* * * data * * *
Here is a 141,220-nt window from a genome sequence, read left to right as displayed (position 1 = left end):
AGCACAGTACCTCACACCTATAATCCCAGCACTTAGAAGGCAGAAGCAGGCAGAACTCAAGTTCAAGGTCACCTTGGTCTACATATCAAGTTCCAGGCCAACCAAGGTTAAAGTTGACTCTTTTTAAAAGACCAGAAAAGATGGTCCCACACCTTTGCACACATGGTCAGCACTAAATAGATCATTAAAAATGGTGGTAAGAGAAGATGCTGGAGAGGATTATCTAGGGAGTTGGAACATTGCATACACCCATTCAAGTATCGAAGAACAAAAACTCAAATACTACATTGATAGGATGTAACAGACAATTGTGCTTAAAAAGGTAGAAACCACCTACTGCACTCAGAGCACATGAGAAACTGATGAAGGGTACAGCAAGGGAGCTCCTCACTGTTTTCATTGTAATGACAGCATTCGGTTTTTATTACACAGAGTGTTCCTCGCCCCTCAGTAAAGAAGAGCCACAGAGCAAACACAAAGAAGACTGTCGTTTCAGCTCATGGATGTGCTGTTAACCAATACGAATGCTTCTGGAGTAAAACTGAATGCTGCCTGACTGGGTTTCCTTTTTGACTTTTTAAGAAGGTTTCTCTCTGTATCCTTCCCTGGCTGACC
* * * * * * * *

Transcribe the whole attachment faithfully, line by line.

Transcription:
Here is a 141,220-nt window from a genome sequence, read left to right as displayed (position 1 = left end):
AGCACAGTACCTCACACCTATAATCCCAGCACTTAGAAGGCAGAAGCAGGCAGAACTCAAGTTCAAGGTCACCTTGGTCTACATATCAAGTTCCAGGCCAACCAAGGTTAAAGTTGACTCTTTTTAAAAGACCAGAAAAGATGGTCCCACACCTTTGCACACATGGTCAGCACTAAATAGATCATTAAAAATGGTGGTAAGAGAAGATGCTGGAGAGGATTATCTAGGGAGTTGGAACATTGCATACACCCATTCAAGTATCGAAGAACAAAAACTCAAATACTACATTGATAGGATGTAACAGACAATTGTGCTTAAAAAGGTAGAAACCACCTACTGCACTCAGAGCACATGAGAAACTGATGAAGGGTACAGCAAGGGAGCTCCTCACTGTTTTCATTGTAATGACAGCATTCGGTTTTTATTACACAGAGTGTTCCTCGCCCCTCAGTAAAGAAGAGCCACAGAGCAAACACAAAGAAGACTGTCGTTTCAGCTCATGGATGTGCTGTTAACCAATACGAATGCTTCTGGAGTAAAACTGAATGCTGCCTGACTGGGTTTCCTTTTTGACTTTTTAAGAAGGTTTCTCTCTGTATCCTTCCCTGGCTGACC